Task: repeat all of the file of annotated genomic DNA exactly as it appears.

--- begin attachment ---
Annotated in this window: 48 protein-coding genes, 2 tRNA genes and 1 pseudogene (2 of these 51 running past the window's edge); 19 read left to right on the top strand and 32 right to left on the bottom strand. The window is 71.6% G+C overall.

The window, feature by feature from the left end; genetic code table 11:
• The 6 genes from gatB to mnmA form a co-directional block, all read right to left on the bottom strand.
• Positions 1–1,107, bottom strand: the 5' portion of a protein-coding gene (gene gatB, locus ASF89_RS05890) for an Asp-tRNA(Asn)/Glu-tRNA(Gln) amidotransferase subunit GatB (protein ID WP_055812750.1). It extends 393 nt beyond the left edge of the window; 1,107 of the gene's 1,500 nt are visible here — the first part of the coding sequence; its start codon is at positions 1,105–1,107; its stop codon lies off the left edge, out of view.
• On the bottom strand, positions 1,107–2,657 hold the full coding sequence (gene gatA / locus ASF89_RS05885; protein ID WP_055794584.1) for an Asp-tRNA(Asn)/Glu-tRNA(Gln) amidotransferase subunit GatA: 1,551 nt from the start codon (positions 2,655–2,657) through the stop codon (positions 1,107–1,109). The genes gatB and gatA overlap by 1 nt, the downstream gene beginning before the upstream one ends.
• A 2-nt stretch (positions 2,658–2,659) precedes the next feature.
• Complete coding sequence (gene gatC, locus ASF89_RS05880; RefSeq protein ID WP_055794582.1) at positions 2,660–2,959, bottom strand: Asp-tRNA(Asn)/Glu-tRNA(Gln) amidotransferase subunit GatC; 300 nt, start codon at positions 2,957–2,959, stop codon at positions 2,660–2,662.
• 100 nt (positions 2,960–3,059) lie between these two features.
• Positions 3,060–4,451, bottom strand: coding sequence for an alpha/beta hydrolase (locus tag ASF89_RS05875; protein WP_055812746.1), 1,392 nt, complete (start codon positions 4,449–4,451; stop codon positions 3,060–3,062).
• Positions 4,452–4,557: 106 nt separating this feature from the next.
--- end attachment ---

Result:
Annotated in this window: 48 protein-coding genes, 2 tRNA genes and 1 pseudogene (2 of these 51 running past the window's edge); 19 read left to right on the top strand and 32 right to left on the bottom strand. The window is 71.6% G+C overall.

The window, feature by feature from the left end; genetic code table 11:
• The 6 genes from gatB to mnmA form a co-directional block, all read right to left on the bottom strand.
• Positions 1–1,107, bottom strand: the 5' portion of a protein-coding gene (gene gatB, locus ASF89_RS05890) for an Asp-tRNA(Asn)/Glu-tRNA(Gln) amidotransferase subunit GatB (protein ID WP_055812750.1). It extends 393 nt beyond the left edge of the window; 1,107 of the gene's 1,500 nt are visible here — the first part of the coding sequence; its start codon is at positions 1,105–1,107; its stop codon lies off the left edge, out of view.
• On the bottom strand, positions 1,107–2,657 hold the full coding sequence (gene gatA / locus ASF89_RS05885; protein ID WP_055794584.1) for an Asp-tRNA(Asn)/Glu-tRNA(Gln) amidotransferase subunit GatA: 1,551 nt from the start codon (positions 2,655–2,657) through the stop codon (positions 1,107–1,109). The genes gatB and gatA overlap by 1 nt, the downstream gene beginning before the upstream one ends.
• A 2-nt stretch (positions 2,658–2,659) precedes the next feature.
• Complete coding sequence (gene gatC, locus ASF89_RS05880; RefSeq protein ID WP_055794582.1) at positions 2,660–2,959, bottom strand: Asp-tRNA(Asn)/Glu-tRNA(Gln) amidotransferase subunit GatC; 300 nt, start codon at positions 2,957–2,959, stop codon at positions 2,660–2,662.
• 100 nt (positions 2,960–3,059) lie between these two features.
• Positions 3,060–4,451, bottom strand: coding sequence for an alpha/beta hydrolase (locus tag ASF89_RS05875; protein WP_055812746.1), 1,392 nt, complete (start codon positions 4,449–4,451; stop codon positions 3,060–3,062).
• Positions 4,452–4,557: 106 nt separating this feature from the next.